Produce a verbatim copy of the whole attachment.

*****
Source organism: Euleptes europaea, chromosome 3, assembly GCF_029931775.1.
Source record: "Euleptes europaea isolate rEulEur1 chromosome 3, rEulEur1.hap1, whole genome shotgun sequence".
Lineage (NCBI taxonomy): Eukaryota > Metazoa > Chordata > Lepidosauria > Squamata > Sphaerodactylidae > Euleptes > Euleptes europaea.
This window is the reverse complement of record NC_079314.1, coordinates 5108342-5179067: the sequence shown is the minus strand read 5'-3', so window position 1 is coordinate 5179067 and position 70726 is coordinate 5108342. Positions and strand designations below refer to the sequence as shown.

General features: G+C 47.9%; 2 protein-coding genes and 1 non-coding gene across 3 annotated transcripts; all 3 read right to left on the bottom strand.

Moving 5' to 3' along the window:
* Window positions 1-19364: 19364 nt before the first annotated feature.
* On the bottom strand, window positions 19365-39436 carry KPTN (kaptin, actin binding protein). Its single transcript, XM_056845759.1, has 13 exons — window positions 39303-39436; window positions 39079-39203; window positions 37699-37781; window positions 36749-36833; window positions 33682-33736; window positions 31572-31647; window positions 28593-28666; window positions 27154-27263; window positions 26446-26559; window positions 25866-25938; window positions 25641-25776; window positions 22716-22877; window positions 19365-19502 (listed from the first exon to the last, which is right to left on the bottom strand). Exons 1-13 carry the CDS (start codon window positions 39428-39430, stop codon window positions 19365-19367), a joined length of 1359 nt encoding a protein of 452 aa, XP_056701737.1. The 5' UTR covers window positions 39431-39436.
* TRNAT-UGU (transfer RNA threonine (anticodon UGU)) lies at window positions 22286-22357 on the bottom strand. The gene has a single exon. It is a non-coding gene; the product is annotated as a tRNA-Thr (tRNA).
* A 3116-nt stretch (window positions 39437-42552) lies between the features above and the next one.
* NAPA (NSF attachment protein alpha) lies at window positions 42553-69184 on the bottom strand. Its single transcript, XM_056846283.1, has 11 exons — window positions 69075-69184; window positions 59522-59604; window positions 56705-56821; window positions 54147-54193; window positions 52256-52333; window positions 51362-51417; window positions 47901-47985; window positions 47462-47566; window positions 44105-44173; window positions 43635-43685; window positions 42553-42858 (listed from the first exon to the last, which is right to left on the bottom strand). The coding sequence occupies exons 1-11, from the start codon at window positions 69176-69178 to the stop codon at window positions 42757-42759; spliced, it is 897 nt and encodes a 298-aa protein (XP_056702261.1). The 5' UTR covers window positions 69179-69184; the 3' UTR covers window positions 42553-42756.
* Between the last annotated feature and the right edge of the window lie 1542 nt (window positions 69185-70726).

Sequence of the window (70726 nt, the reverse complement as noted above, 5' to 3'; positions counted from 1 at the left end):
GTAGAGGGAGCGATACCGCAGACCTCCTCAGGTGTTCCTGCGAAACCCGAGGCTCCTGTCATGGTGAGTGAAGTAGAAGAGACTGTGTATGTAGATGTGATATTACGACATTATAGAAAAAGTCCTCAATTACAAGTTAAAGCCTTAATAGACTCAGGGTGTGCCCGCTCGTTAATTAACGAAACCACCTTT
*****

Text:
Source organism: Euleptes europaea, chromosome 3, assembly GCF_029931775.1.
Source record: "Euleptes europaea isolate rEulEur1 chromosome 3, rEulEur1.hap1, whole genome shotgun sequence".
Lineage (NCBI taxonomy): Eukaryota > Metazoa > Chordata > Lepidosauria > Squamata > Sphaerodactylidae > Euleptes > Euleptes europaea.
This window is the reverse complement of record NC_079314.1, coordinates 5108342-5179067: the sequence shown is the minus strand read 5'-3', so window position 1 is coordinate 5179067 and position 70726 is coordinate 5108342. Positions and strand designations below refer to the sequence as shown.

General features: G+C 47.9%; 2 protein-coding genes and 1 non-coding gene across 3 annotated transcripts; all 3 read right to left on the bottom strand.

Moving 5' to 3' along the window:
* Window positions 1-19364: 19364 nt before the first annotated feature.
* On the bottom strand, window positions 19365-39436 carry KPTN (kaptin, actin binding protein). Its single transcript, XM_056845759.1, has 13 exons — window positions 39303-39436; window positions 39079-39203; window positions 37699-37781; window positions 36749-36833; window positions 33682-33736; window positions 31572-31647; window positions 28593-28666; window positions 27154-27263; window positions 26446-26559; window positions 25866-25938; window positions 25641-25776; window positions 22716-22877; window positions 19365-19502 (listed from the first exon to the last, which is right to left on the bottom strand). Exons 1-13 carry the CDS (start codon window positions 39428-39430, stop codon window positions 19365-19367), a joined length of 1359 nt encoding a protein of 452 aa, XP_056701737.1. The 5' UTR covers window positions 39431-39436.
* TRNAT-UGU (transfer RNA threonine (anticodon UGU)) lies at window positions 22286-22357 on the bottom strand. The gene has a single exon. It is a non-coding gene; the product is annotated as a tRNA-Thr (tRNA).
* A 3116-nt stretch (window positions 39437-42552) lies between the features above and the next one.
* NAPA (NSF attachment protein alpha) lies at window positions 42553-69184 on the bottom strand. Its single transcript, XM_056846283.1, has 11 exons — window positions 69075-69184; window positions 59522-59604; window positions 56705-56821; window positions 54147-54193; window positions 52256-52333; window positions 51362-51417; window positions 47901-47985; window positions 47462-47566; window positions 44105-44173; window positions 43635-43685; window positions 42553-42858 (listed from the first exon to the last, which is right to left on the bottom strand). The coding sequence occupies exons 1-11, from the start codon at window positions 69176-69178 to the stop codon at window positions 42757-42759; spliced, it is 897 nt and encodes a 298-aa protein (XP_056702261.1). The 5' UTR covers window positions 69179-69184; the 3' UTR covers window positions 42553-42756.
* Between the last annotated feature and the right edge of the window lie 1542 nt (window positions 69185-70726).

Sequence of the window (70726 nt, the reverse complement as noted above, 5' to 3'; positions counted from 1 at the left end):
GTAGAGGGAGCGATACCGCAGACCTCCTCAGGTGTTCCTGCGAAACCCGAGGCTCCTGTCATGGTGAGTGAAGTAGAAGAGACTGTGTATGTAGATGTGATATTACGACATTATAGAAAAAGTCCTCAATTACAAGTTAAAGCCTTAATAGACTCAGGGTGTGCCCGCTCGTTAATTAACGAAACCACCTTT